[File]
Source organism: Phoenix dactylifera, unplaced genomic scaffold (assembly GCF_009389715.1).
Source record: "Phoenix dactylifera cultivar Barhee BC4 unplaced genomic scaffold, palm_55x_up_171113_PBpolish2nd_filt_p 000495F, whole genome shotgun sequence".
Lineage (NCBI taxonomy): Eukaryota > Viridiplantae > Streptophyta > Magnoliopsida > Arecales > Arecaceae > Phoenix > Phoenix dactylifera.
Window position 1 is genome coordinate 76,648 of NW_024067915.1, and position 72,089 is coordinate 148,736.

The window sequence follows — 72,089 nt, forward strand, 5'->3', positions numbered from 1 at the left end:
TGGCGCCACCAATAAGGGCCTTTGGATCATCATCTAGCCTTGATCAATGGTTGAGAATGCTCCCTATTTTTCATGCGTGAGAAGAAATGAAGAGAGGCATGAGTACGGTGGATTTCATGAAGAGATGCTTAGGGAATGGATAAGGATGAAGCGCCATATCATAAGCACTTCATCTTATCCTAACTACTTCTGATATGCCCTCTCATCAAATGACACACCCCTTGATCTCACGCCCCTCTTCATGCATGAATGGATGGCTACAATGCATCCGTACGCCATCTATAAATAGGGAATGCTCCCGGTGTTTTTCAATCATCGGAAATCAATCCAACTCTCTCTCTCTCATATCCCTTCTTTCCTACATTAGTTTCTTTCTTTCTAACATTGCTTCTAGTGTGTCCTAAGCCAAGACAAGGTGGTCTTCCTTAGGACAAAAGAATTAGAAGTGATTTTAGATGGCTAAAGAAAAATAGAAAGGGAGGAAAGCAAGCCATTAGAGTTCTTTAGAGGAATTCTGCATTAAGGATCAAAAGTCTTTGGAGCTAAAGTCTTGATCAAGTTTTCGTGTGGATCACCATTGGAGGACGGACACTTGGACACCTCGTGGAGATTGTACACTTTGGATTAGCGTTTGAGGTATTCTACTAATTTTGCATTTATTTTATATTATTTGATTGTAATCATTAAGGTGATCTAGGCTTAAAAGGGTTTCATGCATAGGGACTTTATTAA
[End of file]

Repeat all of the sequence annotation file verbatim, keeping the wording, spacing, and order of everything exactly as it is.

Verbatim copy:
Source organism: Phoenix dactylifera, unplaced genomic scaffold (assembly GCF_009389715.1).
Source record: "Phoenix dactylifera cultivar Barhee BC4 unplaced genomic scaffold, palm_55x_up_171113_PBpolish2nd_filt_p 000495F, whole genome shotgun sequence".
Lineage (NCBI taxonomy): Eukaryota > Viridiplantae > Streptophyta > Magnoliopsida > Arecales > Arecaceae > Phoenix > Phoenix dactylifera.
Window position 1 is genome coordinate 76,648 of NW_024067915.1, and position 72,089 is coordinate 148,736.

The window sequence follows — 72,089 nt, forward strand, 5'->3', positions numbered from 1 at the left end:
TGGCGCCACCAATAAGGGCCTTTGGATCATCATCTAGCCTTGATCAATGGTTGAGAATGCTCCCTATTTTTCATGCGTGAGAAGAAATGAAGAGAGGCATGAGTACGGTGGATTTCATGAAGAGATGCTTAGGGAATGGATAAGGATGAAGCGCCATATCATAAGCACTTCATCTTATCCTAACTACTTCTGATATGCCCTCTCATCAAATGACACACCCCTTGATCTCACGCCCCTCTTCATGCATGAATGGATGGCTACAATGCATCCGTACGCCATCTATAAATAGGGAATGCTCCCGGTGTTTTTCAATCATCGGAAATCAATCCAACTCTCTCTCTCTCATATCCCTTCTTTCCTACATTAGTTTCTTTCTTTCTAACATTGCTTCTAGTGTGTCCTAAGCCAAGACAAGGTGGTCTTCCTTAGGACAAAAGAATTAGAAGTGATTTTAGATGGCTAAAGAAAAATAGAAAGGGAGGAAAGCAAGCCATTAGAGTTCTTTAGAGGAATTCTGCATTAAGGATCAAAAGTCTTTGGAGCTAAAGTCTTGATCAAGTTTTCGTGTGGATCACCATTGGAGGACGGACACTTGGACACCTCGTGGAGATTGTACACTTTGGATTAGCGTTTGAGGTATTCTACTAATTTTGCATTTATTTTATATTATTTGATTGTAATCATTAAGGTGATCTAGGCTTAAAAGGGTTTCATGCATAGGGACTTTATTAA